Scottish councils have more than £2 billion of pension funds tied up in fossil fuels industries, new analysis has revealed.

The new findings by Friends of the Earth Scotland and Platform have unveiled that investments have been made in some of the world biggest polluters including Shell, BP, Exxon Mobil, Chevron and Equinor.

The new data has revealed that the biggest fossil fuel investor in Scotland is also the country’s single biggest local government fund, the Strathclyde Pension Fund, administered by Glasgow City Council.

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Strathclyde Pension Fund was found to have invested at least £618 million in fossil fuel companies.

Glasgow City Council voted to divest from fossil fuels in April 2021, but campaigners have raised concerns that the Strathclyde Pension Fund, which manages the money, has still not enacted this change.

The Lothian Pension Fund, administered by Edinburgh City Council, has at least £350 million invested in fossil fuels. The capital’s councillors also voted in favour of divestment in November 2022, but the fund managers have not taken action to do so.

But member councils do not have authority over the funds which are overseen by their own committee, meaning the interests of the council cannot drive the pension fund.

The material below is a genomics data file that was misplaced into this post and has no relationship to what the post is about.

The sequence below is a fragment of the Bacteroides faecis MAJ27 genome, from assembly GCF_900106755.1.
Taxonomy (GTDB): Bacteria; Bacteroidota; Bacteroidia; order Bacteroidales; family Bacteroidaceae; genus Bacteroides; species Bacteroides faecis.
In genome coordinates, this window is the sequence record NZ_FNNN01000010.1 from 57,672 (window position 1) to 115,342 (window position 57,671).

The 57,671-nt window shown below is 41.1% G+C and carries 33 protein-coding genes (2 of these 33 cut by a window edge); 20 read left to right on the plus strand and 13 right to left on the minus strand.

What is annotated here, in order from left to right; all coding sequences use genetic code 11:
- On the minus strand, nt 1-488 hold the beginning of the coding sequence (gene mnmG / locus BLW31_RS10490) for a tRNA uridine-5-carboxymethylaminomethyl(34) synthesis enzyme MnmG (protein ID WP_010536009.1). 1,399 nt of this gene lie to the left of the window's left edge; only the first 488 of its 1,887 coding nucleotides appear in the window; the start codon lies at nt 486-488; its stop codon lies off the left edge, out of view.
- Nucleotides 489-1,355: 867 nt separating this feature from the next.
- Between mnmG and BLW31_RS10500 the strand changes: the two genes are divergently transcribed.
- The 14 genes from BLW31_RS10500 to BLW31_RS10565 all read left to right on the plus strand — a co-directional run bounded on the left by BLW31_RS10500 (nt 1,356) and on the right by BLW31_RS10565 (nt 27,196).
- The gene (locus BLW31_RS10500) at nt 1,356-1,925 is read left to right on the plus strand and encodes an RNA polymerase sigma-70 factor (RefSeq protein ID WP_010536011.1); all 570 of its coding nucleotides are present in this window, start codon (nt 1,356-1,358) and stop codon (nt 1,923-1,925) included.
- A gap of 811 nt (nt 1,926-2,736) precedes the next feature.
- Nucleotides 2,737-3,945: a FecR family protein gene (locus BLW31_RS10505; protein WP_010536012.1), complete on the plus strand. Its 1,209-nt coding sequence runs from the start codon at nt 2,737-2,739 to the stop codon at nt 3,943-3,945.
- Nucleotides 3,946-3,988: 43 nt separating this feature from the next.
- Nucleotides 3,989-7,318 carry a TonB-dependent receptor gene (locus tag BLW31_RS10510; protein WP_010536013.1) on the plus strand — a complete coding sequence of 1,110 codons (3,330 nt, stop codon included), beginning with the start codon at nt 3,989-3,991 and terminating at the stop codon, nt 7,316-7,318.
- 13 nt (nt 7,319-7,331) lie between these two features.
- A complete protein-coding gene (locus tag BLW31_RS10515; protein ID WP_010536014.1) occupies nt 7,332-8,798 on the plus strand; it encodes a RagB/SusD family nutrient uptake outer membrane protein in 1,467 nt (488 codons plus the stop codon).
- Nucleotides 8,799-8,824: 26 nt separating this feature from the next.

With the majority of oil and gas companies set to expand their operations, campaigners are calling on pension funds to listen to councillors and stop funding fossil fuels.

Sally Clark, divestment campaigner at Friends of the Earth Scotland, said: “It’s unbelievable that despite clear direction from councillors, the biggest council pension funds in Scotland are still investing this obscene amount of money in fossil fuel companies that are driving climate breakdown.

“Councils must play their part in protecting the long-term future of their employees by ending their support for oil and gas expansion and investing in building a cleaner, safer future for us all - but their attempts to do this are being blocked by the pension fund managers.”

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She added: “The money moved away from fossil fuels could instead be invested in ways that support local communities and protect the planet for everyone, like renewable energy.

“As skyrocketing energy bills are plunging millions of people into fuel poverty across the UK, this transition is more important than ever.”

Greens MSP Maggie Chapman said that "after a week of climate chaos that hit large parts of Scotland, many might be shocked to know that Scottish councils are pouring so much public money into polluting industries that are doing so much damage”.

She added: "It is particularly disappointing that Glasgow City Council does not seem to have acted in the two years since it voted to end fossil fuel investment.

The Herald: Maggie ChapmanMaggie Chapman (Image: PA)

“We will work with Green councillors in Glasgow to get answers and do everything that we can to ensure that it does.